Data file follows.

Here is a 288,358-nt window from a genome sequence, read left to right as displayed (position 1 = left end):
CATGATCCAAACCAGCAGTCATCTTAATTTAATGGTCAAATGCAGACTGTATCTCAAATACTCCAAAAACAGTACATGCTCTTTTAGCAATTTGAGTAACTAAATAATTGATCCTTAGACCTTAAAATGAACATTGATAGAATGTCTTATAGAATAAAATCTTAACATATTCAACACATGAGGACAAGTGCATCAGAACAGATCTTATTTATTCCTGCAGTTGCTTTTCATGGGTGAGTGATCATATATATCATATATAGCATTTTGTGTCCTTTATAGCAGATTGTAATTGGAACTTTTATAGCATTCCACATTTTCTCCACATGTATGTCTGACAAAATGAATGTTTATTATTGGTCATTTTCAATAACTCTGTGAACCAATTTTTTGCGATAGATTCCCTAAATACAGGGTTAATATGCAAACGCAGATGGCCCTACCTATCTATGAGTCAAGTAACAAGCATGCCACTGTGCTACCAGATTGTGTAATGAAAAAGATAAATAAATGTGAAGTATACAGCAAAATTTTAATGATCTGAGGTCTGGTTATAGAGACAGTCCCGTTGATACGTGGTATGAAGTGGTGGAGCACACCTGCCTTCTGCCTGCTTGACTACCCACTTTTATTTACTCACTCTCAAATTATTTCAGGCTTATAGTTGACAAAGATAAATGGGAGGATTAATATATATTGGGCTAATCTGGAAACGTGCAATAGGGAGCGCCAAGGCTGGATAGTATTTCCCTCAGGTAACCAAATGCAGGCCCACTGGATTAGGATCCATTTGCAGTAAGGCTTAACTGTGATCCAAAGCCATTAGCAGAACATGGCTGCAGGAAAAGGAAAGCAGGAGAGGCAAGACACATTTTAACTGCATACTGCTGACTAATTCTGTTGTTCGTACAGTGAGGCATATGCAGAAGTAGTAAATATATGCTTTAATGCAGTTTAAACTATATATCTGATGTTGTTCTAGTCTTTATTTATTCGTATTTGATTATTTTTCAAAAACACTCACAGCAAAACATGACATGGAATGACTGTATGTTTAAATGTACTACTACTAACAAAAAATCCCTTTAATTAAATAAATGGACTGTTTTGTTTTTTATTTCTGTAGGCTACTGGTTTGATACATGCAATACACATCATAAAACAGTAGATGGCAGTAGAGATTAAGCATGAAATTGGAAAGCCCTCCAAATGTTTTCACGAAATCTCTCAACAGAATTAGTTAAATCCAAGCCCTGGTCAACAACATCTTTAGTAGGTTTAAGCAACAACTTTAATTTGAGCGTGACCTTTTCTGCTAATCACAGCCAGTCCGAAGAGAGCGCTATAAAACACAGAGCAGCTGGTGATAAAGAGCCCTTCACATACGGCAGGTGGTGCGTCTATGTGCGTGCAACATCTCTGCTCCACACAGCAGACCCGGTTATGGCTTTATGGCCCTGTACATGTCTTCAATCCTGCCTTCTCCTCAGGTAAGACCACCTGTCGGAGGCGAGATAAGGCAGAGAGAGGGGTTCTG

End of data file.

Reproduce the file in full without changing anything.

Here is a 288,358-nt window from a genome sequence, read left to right as displayed (position 1 = left end):
CATGATCCAAACCAGCAGTCATCTTAATTTAATGGTCAAATGCAGACTGTATCTCAAATACTCCAAAAACAGTACATGCTCTTTTAGCAATTTGAGTAACTAAATAATTGATCCTTAGACCTTAAAATGAACATTGATAGAATGTCTTATAGAATAAAATCTTAACATATTCAACACATGAGGACAAGTGCATCAGAACAGATCTTATTTATTCCTGCAGTTGCTTTTCATGGGTGAGTGATCATATATATCATATATAGCATTTTGTGTCCTTTATAGCAGATTGTAATTGGAACTTTTATAGCATTCCACATTTTCTCCACATGTATGTCTGACAAAATGAATGTTTATTATTGGTCATTTTCAATAACTCTGTGAACCAATTTTTTGCGATAGATTCCCTAAATACAGGGTTAATATGCAAACGCAGATGGCCCTACCTATCTATGAGTCAAGTAACAAGCATGCCACTGTGCTACCAGATTGTGTAATGAAAAAGATAAATAAATGTGAAGTATACAGCAAAATTTTAATGATCTGAGGTCTGGTTATAGAGACAGTCCCGTTGATACGTGGTATGAAGTGGTGGAGCACACCTGCCTTCTGCCTGCTTGACTACCCACTTTTATTTACTCACTCTCAAATTATTTCAGGCTTATAGTTGACAAAGATAAATGGGAGGATTAATATATATTGGGCTAATCTGGAAACGTGCAATAGGGAGCGCCAAGGCTGGATAGTATTTCCCTCAGGTAACCAAATGCAGGCCCACTGGATTAGGATCCATTTGCAGTAAGGCTTAACTGTGATCCAAAGCCATTAGCAGAACATGGCTGCAGGAAAAGGAAAGCAGGAGAGGCAAGACACATTTTAACTGCATACTGCTGACTAATTCTGTTGTTCGTACAGTGAGGCATATGCAGAAGTAGTAAATATATGCTTTAATGCAGTTTAAACTATATATCTGATGTTGTTCTAGTCTTTATTTATTCGTATTTGATTATTTTTCAAAAACACTCACAGCAAAACATGACATGGAATGACTGTATGTTTAAATGTACTACTACTAACAAAAAATCCCTTTAATTAAATAAATGGACTGTTTTGTTTTTTATTTCTGTAGGCTACTGGTTTGATACATGCAATACACATCATAAAACAGTAGATGGCAGTAGAGATTAAGCATGAAATTGGAAAGCCCTCCAAATGTTTTCACGAAATCTCTCAACAGAATTAGTTAAATCCAAGCCCTGGTCAACAACATCTTTAGTAGGTTTAAGCAACAACTTTAATTTGAGCGTGACCTTTTCTGCTAATCACAGCCAGTCCGAAGAGAGCGCTATAAAACACAGAGCAGCTGGTGATAAAGAGCCCTTCACATACGGCAGGTGGTGCGTCTATGTGCGTGCAACATCTCTGCTCCACACAGCAGACCCGGTTATGGCTTTATGGCCCTGTACATGTCTTCAATCCTGCCTTCTCCTCAGGTAAGACCACCTGTCGGAGGCGAGATAAGGCAGAGAGAGGGGTTCTG